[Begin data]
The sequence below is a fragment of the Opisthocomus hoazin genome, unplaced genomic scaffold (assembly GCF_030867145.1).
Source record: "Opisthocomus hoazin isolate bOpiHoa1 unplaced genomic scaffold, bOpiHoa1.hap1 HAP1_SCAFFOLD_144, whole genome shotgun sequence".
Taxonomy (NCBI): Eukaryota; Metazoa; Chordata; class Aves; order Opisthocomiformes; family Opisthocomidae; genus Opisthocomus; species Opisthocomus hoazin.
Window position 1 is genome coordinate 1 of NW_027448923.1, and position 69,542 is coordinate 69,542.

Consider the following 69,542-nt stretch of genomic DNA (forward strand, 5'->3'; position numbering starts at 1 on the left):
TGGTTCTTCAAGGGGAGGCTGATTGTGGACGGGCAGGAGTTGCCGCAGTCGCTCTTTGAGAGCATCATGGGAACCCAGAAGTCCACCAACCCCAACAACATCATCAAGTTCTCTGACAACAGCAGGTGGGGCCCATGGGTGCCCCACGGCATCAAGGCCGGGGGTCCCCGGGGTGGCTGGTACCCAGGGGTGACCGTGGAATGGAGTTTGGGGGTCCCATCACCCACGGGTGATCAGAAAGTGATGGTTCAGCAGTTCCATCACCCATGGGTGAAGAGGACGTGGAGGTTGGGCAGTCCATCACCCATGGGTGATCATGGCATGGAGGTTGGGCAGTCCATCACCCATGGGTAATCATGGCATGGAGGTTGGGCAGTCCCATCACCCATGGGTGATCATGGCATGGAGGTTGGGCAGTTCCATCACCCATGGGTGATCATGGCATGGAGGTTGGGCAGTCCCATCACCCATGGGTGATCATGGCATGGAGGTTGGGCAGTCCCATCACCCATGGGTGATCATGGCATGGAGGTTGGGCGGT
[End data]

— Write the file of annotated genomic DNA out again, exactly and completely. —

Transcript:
The sequence below is a fragment of the Opisthocomus hoazin genome, unplaced genomic scaffold (assembly GCF_030867145.1).
Source record: "Opisthocomus hoazin isolate bOpiHoa1 unplaced genomic scaffold, bOpiHoa1.hap1 HAP1_SCAFFOLD_144, whole genome shotgun sequence".
Taxonomy (NCBI): Eukaryota; Metazoa; Chordata; class Aves; order Opisthocomiformes; family Opisthocomidae; genus Opisthocomus; species Opisthocomus hoazin.
Window position 1 is genome coordinate 1 of NW_027448923.1, and position 69,542 is coordinate 69,542.

Consider the following 69,542-nt stretch of genomic DNA (forward strand, 5'->3'; position numbering starts at 1 on the left):
TGGTTCTTCAAGGGGAGGCTGATTGTGGACGGGCAGGAGTTGCCGCAGTCGCTCTTTGAGAGCATCATGGGAACCCAGAAGTCCACCAACCCCAACAACATCATCAAGTTCTCTGACAACAGCAGGTGGGGCCCATGGGTGCCCCACGGCATCAAGGCCGGGGGTCCCCGGGGTGGCTGGTACCCAGGGGTGACCGTGGAATGGAGTTTGGGGGTCCCATCACCCACGGGTGATCAGAAAGTGATGGTTCAGCAGTTCCATCACCCATGGGTGAAGAGGACGTGGAGGTTGGGCAGTCCATCACCCATGGGTGATCATGGCATGGAGGTTGGGCAGTCCATCACCCATGGGTAATCATGGCATGGAGGTTGGGCAGTCCCATCACCCATGGGTGATCATGGCATGGAGGTTGGGCAGTTCCATCACCCATGGGTGATCATGGCATGGAGGTTGGGCAGTCCCATCACCCATGGGTGATCATGGCATGGAGGTTGGGCAGTCCCATCACCCATGGGTGATCATGGCATGGAGGTTGGGCGGT